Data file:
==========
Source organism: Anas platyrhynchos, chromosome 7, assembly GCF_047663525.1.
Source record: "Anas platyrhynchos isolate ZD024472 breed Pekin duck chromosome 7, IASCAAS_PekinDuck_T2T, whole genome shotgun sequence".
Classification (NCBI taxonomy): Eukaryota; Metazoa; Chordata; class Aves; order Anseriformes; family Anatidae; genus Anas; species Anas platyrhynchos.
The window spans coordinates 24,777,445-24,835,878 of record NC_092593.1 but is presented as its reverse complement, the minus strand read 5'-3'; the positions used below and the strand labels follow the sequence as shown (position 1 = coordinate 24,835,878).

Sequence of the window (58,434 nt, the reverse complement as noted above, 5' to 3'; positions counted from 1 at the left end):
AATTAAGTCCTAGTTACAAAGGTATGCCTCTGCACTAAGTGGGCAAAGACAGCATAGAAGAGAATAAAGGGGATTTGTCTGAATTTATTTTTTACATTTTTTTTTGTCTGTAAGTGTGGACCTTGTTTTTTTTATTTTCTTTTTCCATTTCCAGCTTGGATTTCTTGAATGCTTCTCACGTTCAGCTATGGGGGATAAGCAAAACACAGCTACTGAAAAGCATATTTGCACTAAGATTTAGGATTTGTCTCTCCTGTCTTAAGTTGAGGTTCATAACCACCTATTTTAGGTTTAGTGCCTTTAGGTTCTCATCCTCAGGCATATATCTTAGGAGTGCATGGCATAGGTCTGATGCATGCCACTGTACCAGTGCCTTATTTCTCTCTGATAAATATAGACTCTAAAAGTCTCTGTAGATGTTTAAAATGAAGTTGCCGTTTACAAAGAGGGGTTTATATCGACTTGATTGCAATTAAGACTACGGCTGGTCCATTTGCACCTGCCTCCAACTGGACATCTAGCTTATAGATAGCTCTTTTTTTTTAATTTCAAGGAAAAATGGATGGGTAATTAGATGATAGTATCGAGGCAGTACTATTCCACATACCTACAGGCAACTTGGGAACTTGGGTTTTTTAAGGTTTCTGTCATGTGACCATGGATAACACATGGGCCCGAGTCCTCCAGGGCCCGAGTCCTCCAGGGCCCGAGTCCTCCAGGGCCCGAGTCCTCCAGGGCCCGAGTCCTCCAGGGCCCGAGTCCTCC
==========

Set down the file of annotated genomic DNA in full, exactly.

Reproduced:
Source organism: Anas platyrhynchos, chromosome 7, assembly GCF_047663525.1.
Source record: "Anas platyrhynchos isolate ZD024472 breed Pekin duck chromosome 7, IASCAAS_PekinDuck_T2T, whole genome shotgun sequence".
Classification (NCBI taxonomy): Eukaryota; Metazoa; Chordata; class Aves; order Anseriformes; family Anatidae; genus Anas; species Anas platyrhynchos.
The window spans coordinates 24,777,445-24,835,878 of record NC_092593.1 but is presented as its reverse complement, the minus strand read 5'-3'; the positions used below and the strand labels follow the sequence as shown (position 1 = coordinate 24,835,878).

Sequence of the window (58,434 nt, the reverse complement as noted above, 5' to 3'; positions counted from 1 at the left end):
AATTAAGTCCTAGTTACAAAGGTATGCCTCTGCACTAAGTGGGCAAAGACAGCATAGAAGAGAATAAAGGGGATTTGTCTGAATTTATTTTTTACATTTTTTTTTGTCTGTAAGTGTGGACCTTGTTTTTTTTATTTTCTTTTTCCATTTCCAGCTTGGATTTCTTGAATGCTTCTCACGTTCAGCTATGGGGGATAAGCAAAACACAGCTACTGAAAAGCATATTTGCACTAAGATTTAGGATTTGTCTCTCCTGTCTTAAGTTGAGGTTCATAACCACCTATTTTAGGTTTAGTGCCTTTAGGTTCTCATCCTCAGGCATATATCTTAGGAGTGCATGGCATAGGTCTGATGCATGCCACTGTACCAGTGCCTTATTTCTCTCTGATAAATATAGACTCTAAAAGTCTCTGTAGATGTTTAAAATGAAGTTGCCGTTTACAAAGAGGGGTTTATATCGACTTGATTGCAATTAAGACTACGGCTGGTCCATTTGCACCTGCCTCCAACTGGACATCTAGCTTATAGATAGCTCTTTTTTTTTAATTTCAAGGAAAAATGGATGGGTAATTAGATGATAGTATCGAGGCAGTACTATTCCACATACCTACAGGCAACTTGGGAACTTGGGTTTTTTAAGGTTTCTGTCATGTGACCATGGATAACACATGGGCCCGAGTCCTCCAGGGCCCGAGTCCTCCAGGGCCCGAGTCCTCCAGGGCCCGAGTCCTCCAGGGCCCGAGTCCTCCAGGGCCCGAGTCCTCC